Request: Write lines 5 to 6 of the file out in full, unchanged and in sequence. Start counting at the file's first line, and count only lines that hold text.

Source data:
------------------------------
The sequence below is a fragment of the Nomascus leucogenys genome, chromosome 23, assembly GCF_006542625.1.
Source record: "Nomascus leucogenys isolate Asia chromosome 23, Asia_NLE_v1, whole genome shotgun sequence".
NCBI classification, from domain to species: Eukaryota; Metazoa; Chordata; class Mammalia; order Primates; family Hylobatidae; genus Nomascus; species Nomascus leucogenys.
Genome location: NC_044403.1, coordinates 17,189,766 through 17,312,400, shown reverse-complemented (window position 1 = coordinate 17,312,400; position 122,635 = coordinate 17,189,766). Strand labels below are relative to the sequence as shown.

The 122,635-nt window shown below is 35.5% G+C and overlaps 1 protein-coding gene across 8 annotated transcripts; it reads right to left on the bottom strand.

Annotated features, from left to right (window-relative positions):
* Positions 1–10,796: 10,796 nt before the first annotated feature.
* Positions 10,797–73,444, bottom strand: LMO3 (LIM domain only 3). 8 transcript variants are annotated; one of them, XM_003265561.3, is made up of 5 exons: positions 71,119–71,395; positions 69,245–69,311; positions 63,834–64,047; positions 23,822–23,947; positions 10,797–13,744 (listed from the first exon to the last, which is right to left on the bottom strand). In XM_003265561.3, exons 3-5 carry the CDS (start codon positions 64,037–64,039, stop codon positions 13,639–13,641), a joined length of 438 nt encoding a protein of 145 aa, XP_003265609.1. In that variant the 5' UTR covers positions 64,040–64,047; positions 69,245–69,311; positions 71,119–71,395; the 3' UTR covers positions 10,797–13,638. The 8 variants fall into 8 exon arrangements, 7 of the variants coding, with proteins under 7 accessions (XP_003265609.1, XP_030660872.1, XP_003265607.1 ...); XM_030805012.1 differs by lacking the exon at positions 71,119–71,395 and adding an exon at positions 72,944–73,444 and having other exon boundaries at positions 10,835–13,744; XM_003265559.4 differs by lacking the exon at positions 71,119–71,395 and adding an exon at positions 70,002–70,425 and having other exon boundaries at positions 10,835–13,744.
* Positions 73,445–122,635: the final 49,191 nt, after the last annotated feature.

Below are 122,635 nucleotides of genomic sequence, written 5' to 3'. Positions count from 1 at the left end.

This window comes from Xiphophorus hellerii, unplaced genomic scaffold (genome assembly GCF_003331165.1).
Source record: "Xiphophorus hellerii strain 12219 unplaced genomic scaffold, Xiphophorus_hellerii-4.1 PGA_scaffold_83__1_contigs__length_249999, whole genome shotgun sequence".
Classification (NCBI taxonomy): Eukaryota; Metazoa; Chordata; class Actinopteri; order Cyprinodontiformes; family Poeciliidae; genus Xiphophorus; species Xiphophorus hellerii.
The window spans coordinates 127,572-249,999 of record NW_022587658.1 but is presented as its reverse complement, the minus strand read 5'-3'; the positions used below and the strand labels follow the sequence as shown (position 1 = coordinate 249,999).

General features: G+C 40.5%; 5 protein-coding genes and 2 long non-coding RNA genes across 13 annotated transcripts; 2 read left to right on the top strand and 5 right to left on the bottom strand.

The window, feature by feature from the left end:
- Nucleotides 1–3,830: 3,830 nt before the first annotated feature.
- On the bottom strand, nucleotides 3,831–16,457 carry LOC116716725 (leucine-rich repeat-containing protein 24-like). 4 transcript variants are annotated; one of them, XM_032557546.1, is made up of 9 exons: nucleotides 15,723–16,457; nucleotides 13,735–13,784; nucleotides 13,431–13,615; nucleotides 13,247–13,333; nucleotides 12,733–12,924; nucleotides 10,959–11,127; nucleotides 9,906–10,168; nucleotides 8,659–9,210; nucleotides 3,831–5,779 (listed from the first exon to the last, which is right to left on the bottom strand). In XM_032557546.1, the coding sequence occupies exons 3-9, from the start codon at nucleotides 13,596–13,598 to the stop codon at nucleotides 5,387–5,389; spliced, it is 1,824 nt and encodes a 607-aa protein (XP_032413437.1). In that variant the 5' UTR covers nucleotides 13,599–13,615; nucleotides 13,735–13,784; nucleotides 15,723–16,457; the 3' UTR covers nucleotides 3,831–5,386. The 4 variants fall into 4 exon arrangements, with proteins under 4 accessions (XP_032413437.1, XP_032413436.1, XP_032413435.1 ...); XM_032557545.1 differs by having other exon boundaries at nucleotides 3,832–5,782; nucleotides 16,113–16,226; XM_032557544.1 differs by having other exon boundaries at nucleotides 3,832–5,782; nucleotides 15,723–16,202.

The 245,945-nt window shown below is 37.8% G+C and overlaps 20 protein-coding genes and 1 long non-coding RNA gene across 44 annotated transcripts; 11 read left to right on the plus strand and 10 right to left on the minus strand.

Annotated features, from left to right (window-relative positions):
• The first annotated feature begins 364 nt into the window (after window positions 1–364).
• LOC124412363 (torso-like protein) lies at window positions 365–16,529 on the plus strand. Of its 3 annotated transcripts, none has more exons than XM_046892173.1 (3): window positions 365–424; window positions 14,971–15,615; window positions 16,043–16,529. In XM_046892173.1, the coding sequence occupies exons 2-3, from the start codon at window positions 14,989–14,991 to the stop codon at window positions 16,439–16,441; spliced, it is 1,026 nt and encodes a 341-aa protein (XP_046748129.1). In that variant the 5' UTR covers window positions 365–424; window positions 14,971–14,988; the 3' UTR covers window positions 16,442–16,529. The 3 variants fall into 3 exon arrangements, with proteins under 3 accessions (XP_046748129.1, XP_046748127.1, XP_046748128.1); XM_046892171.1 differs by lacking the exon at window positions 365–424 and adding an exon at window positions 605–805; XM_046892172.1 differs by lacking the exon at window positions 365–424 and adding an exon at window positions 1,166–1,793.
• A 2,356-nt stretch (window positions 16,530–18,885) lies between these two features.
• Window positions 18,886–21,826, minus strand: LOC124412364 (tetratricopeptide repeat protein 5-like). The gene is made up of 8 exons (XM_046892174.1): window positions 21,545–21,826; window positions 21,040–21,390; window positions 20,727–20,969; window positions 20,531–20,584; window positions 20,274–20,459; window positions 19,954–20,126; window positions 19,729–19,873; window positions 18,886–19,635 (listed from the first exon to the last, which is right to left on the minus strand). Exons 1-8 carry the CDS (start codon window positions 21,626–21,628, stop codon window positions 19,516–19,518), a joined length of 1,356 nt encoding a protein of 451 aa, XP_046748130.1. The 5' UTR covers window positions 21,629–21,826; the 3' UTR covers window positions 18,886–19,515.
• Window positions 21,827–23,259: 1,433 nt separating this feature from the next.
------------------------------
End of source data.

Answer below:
The 122,635-nt window shown below is 35.5% G+C and overlaps 1 protein-coding gene across 8 annotated transcripts; it reads right to left on the bottom strand.

Annotated features, from left to right (window-relative positions):